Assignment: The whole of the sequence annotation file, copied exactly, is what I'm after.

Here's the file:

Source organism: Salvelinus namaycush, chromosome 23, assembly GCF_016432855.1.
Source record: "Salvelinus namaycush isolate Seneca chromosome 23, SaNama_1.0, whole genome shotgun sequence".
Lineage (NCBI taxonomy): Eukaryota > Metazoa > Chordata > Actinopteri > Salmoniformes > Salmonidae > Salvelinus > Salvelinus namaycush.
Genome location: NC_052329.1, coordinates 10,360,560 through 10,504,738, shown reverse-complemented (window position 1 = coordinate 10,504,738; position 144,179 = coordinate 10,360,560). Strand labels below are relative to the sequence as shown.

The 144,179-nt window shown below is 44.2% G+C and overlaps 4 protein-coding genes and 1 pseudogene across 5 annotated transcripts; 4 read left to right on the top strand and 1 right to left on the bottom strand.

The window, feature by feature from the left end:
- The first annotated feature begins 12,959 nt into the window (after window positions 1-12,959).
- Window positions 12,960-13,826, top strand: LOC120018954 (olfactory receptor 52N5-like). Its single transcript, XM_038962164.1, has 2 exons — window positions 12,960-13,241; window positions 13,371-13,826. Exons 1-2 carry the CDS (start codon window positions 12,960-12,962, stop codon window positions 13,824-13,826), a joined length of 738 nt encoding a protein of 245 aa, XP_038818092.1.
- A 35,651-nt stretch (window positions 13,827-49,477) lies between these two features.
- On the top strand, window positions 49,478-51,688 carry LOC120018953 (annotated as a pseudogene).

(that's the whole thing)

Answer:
Source organism: Salvelinus namaycush, chromosome 23, assembly GCF_016432855.1.
Source record: "Salvelinus namaycush isolate Seneca chromosome 23, SaNama_1.0, whole genome shotgun sequence".
Lineage (NCBI taxonomy): Eukaryota > Metazoa > Chordata > Actinopteri > Salmoniformes > Salmonidae > Salvelinus > Salvelinus namaycush.
Genome location: NC_052329.1, coordinates 10,360,560 through 10,504,738, shown reverse-complemented (window position 1 = coordinate 10,504,738; position 144,179 = coordinate 10,360,560). Strand labels below are relative to the sequence as shown.

The 144,179-nt window shown below is 44.2% G+C and overlaps 4 protein-coding genes and 1 pseudogene across 5 annotated transcripts; 4 read left to right on the top strand and 1 right to left on the bottom strand.

The window, feature by feature from the left end:
- The first annotated feature begins 12,959 nt into the window (after window positions 1-12,959).
- Window positions 12,960-13,826, top strand: LOC120018954 (olfactory receptor 52N5-like). Its single transcript, XM_038962164.1, has 2 exons — window positions 12,960-13,241; window positions 13,371-13,826. Exons 1-2 carry the CDS (start codon window positions 12,960-12,962, stop codon window positions 13,824-13,826), a joined length of 738 nt encoding a protein of 245 aa, XP_038818092.1.
- A 35,651-nt stretch (window positions 13,827-49,477) lies between these two features.
- On the top strand, window positions 49,478-51,688 carry LOC120018953 (annotated as a pseudogene).